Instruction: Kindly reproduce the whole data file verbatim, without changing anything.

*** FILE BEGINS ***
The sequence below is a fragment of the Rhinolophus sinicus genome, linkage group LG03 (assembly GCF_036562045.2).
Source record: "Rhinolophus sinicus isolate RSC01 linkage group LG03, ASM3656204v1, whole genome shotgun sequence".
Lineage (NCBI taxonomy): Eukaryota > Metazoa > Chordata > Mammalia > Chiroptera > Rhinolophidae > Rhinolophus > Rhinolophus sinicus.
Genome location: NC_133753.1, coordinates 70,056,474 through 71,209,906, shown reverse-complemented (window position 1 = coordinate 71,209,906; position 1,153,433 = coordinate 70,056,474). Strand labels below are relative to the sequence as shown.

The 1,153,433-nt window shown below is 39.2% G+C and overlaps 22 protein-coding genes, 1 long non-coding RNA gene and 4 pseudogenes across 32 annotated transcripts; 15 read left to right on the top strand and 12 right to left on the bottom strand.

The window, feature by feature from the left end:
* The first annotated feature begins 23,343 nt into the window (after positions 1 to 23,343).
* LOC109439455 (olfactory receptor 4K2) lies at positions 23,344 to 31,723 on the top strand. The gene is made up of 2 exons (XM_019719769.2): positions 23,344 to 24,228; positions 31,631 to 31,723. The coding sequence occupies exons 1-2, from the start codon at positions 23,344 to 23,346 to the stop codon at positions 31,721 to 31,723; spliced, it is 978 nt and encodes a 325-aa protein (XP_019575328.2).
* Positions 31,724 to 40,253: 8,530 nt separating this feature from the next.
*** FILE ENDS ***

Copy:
The sequence below is a fragment of the Rhinolophus sinicus genome, linkage group LG03 (assembly GCF_036562045.2).
Source record: "Rhinolophus sinicus isolate RSC01 linkage group LG03, ASM3656204v1, whole genome shotgun sequence".
Lineage (NCBI taxonomy): Eukaryota > Metazoa > Chordata > Mammalia > Chiroptera > Rhinolophidae > Rhinolophus > Rhinolophus sinicus.
Genome location: NC_133753.1, coordinates 70,056,474 through 71,209,906, shown reverse-complemented (window position 1 = coordinate 71,209,906; position 1,153,433 = coordinate 70,056,474). Strand labels below are relative to the sequence as shown.

The 1,153,433-nt window shown below is 39.2% G+C and overlaps 22 protein-coding genes, 1 long non-coding RNA gene and 4 pseudogenes across 32 annotated transcripts; 15 read left to right on the top strand and 12 right to left on the bottom strand.

The window, feature by feature from the left end:
* The first annotated feature begins 23,343 nt into the window (after positions 1 to 23,343).
* LOC109439455 (olfactory receptor 4K2) lies at positions 23,344 to 31,723 on the top strand. The gene is made up of 2 exons (XM_019719769.2): positions 23,344 to 24,228; positions 31,631 to 31,723. The coding sequence occupies exons 1-2, from the start codon at positions 23,344 to 23,346 to the stop codon at positions 31,721 to 31,723; spliced, it is 978 nt and encodes a 325-aa protein (XP_019575328.2).
* Positions 31,724 to 40,253: 8,530 nt separating this feature from the next.